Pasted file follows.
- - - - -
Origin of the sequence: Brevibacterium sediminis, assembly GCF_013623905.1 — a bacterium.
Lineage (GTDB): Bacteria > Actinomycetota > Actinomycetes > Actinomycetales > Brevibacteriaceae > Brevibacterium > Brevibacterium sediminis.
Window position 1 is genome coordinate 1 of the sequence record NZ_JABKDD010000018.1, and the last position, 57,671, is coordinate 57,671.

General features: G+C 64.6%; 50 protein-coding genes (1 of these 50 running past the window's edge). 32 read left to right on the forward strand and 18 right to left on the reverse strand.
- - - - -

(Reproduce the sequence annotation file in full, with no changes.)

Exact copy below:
Origin of the sequence: Brevibacterium sediminis, assembly GCF_013623905.1 — a bacterium.
Lineage (GTDB): Bacteria > Actinomycetota > Actinomycetes > Actinomycetales > Brevibacteriaceae > Brevibacterium > Brevibacterium sediminis.
Window position 1 is genome coordinate 1 of the sequence record NZ_JABKDD010000018.1, and the last position, 57,671, is coordinate 57,671.

General features: G+C 64.6%; 50 protein-coding genes (1 of these 50 running past the window's edge). 32 read left to right on the forward strand and 18 right to left on the reverse strand.